The next photographer of the day will be Basil Pao. Keep an eye out! For more photographers, be sure to check out the Photographer of the Day tab!

Happy Shooting!

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Our Trip to the Zoo Was, Uh…

For months, I have been itching to go to the zoo to take photographs. When I saw Impossible Project’s [Animal] Skins Edition film, I knew I wanted to go to the zoo, probably with animal masks. It all snowballed from there. In like, a catastrophic avalanche of awesome.

It was incredible.

I had seven wonderful people with me on this shoot, and each and every one of them looked absolutely ridiculous. We got plenty of stares. Just simply magical.

I was a bit nervous, thinking about the possibility of us getting in trouble for any reason, (not allowed to wear masks in the zoo? maybe?) because I had been prepared for this for forever and I didn’t want anything to get in the way. Imagine, having this idea in your head for months, gathering the things you need, and then BAM! Just kidding, no photos for you.

SO STORY TIME

Me and my clique were standing in line to get our tickets, and there was a table of Zoo-Worker-People nearby, like some beneficiary group or whatnot. And they were staring us down. We were a little nervous, but when they smiled at us, we calmed down. But, just as we were walking up to get our tickets–

“Wait,” an official sounding voice said.

That was it. It was game over. Goodbye, hopes and dreams.

It was one of the ladies from the table. She walked over to us and said, “I just want to say, we really love your outfits. Your enthusiasm is great.”

I was expecting a “but, you can’t follow your hearts desire and shoot a really fun photo series in our land where the peacocks roam, because the gorillas will judge you and we can’t have that.” My heart sank, waiting for her to ruin my life.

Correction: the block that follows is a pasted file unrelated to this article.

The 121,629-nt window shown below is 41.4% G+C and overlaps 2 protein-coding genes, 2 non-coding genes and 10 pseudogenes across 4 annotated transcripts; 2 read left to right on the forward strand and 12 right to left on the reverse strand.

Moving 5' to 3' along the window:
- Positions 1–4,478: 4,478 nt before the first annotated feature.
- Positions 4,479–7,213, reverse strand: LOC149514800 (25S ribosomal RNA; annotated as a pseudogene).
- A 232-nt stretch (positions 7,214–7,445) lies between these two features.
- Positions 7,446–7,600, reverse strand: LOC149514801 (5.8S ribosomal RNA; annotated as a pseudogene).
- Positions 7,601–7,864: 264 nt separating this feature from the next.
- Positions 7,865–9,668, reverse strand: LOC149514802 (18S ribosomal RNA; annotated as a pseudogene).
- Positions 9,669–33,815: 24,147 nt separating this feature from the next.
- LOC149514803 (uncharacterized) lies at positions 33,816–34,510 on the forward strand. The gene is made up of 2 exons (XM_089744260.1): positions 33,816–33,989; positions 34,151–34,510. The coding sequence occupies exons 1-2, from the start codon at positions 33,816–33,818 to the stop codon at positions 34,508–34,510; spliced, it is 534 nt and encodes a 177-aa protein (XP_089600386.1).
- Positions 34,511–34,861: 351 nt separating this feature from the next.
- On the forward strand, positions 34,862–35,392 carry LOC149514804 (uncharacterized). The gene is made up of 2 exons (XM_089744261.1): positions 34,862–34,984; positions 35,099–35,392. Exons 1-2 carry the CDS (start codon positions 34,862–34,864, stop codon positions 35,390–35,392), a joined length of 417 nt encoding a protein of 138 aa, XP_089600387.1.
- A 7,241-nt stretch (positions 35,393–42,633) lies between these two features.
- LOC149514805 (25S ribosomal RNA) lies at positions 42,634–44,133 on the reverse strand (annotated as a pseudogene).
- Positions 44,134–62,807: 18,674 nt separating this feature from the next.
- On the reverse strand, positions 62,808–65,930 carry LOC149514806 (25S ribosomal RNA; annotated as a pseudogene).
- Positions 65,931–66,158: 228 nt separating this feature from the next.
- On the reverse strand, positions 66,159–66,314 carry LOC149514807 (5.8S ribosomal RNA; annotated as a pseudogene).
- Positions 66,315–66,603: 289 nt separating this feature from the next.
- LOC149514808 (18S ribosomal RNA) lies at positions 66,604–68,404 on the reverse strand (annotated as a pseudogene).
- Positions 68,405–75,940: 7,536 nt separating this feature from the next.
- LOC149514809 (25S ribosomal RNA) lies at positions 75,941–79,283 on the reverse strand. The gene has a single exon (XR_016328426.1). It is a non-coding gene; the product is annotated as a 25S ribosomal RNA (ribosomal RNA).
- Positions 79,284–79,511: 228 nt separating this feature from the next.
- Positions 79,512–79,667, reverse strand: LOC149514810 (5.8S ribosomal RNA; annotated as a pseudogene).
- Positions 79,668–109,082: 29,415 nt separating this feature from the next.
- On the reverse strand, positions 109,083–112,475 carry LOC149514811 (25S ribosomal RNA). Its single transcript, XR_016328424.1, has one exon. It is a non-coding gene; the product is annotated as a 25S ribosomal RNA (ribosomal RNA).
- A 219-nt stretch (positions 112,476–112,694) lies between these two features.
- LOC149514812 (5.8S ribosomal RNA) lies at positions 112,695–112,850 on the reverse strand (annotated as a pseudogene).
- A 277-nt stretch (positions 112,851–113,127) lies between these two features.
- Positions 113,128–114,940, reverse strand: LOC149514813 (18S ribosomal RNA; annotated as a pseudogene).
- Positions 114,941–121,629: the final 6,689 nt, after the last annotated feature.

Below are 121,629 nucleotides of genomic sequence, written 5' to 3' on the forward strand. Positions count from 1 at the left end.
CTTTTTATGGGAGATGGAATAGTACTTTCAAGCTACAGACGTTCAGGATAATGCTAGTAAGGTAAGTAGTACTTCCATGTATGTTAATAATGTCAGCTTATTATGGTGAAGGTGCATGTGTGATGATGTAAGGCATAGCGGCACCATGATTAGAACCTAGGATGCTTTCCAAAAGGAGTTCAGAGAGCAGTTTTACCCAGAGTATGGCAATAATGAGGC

Instead, she continued, “We love it so much, we’re going to give you free tickets to the zoo today, and a free lunch!”

Moral: Dressing up your friends as ridiculous as possible definitely has its merits.

Our lunch was in the event tent thing, I assume for beneficiaries, and we got plenty of dirty looks, but we also had people coming up to talk to us, asking what we were doing, telling us they loved our outfits, and got their picture with us. It was awesome. Some kids also wanted their picture with my posse, but they were so shy and they were standing like 5 feet away from the group. I can’t even with the cuteness.

Every now and then, it’s important to play. Doing a photo shoot just for fun without any deep conceptual meaning was refreshing, and just what I needed before heading off to graduate school in the fall.

Happy Shooting!

 

So, You Want to Go to Grad School?: Pt. 4– The Statement of Purpose

So, You Want to Go to Grad School?

Pt. 4– The Statement of Purpose

Ah, yes, my favorite part of the graduate school process. I have so many thoughts and feelings to share with you, and man, this one is a doozy.

When applying to MFA Photography/Visual Art programs, every school will ask you to submit a Statement of Purpose/Intent. This is just as important as your portfolio of work– and let me ask you a question: Did you create your graduate-school-worthy body of work in one night? No, you did not.

Don’t treat your personal statement as something you can crank out in one night. Because if you want to get into a good program, making it up as you go will not help you.

GIVE YOURSELF TIME. I’m pretty sure I’m in the minority here, but I started thinking about my statement in August of the year I was applying. I’m not exaggerating– August. Most people don’t start until late November/early December. This is a mistake, and I will tell you why later on.

So, let’s get down to business. What makes a good Statement of Purpose? Almost all schools want you to answer a few questions:

  • How did you come to focus on your medium?
  • Tell us about the development of your work?
  • Why our school?
  • What is your plan for the future?

You have to answer all of these questions in 250-700 words or less. The word count depends on the institution. Daunting yet?